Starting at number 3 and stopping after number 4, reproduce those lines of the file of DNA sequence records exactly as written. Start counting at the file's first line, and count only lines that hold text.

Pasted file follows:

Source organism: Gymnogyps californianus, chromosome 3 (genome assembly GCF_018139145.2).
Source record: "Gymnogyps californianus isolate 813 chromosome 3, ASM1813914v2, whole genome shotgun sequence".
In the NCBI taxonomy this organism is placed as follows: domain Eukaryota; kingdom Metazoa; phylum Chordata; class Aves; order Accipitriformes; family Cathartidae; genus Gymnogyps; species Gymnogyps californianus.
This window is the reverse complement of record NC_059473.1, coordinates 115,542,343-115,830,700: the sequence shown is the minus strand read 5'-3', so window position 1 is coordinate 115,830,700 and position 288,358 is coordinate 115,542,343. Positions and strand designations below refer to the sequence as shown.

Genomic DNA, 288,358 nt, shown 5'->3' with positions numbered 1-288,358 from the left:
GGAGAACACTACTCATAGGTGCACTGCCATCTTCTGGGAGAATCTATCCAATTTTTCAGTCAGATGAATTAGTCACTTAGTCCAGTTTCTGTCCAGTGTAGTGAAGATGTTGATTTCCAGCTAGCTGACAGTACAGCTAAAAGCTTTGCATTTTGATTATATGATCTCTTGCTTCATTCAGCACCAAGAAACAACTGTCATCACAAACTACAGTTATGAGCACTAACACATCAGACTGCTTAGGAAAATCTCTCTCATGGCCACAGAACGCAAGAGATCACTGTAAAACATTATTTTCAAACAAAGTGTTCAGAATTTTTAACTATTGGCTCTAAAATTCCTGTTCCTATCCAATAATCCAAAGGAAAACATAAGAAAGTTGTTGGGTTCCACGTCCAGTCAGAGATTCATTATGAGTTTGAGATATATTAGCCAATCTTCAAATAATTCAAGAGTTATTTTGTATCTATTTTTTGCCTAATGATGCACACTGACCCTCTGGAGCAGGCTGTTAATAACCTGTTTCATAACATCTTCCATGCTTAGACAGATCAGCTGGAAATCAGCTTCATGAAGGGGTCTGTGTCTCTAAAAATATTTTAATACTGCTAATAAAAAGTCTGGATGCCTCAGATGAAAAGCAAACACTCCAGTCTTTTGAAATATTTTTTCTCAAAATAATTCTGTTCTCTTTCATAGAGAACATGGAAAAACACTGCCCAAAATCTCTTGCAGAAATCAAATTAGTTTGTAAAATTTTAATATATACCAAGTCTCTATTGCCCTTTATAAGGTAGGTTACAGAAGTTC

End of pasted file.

In the NCBI taxonomy this organism is placed as follows: domain Eukaryota; kingdom Metazoa; phylum Chordata; class Aves; order Accipitriformes; family Cathartidae; genus Gymnogyps; species Gymnogyps californianus.
This window is the reverse complement of record NC_059473.1, coordinates 115,542,343-115,830,700: the sequence shown is the minus strand read 5'-3', so window position 1 is coordinate 115,830,700 and position 288,358 is coordinate 115,542,343. Positions and strand designations below refer to the sequence as shown.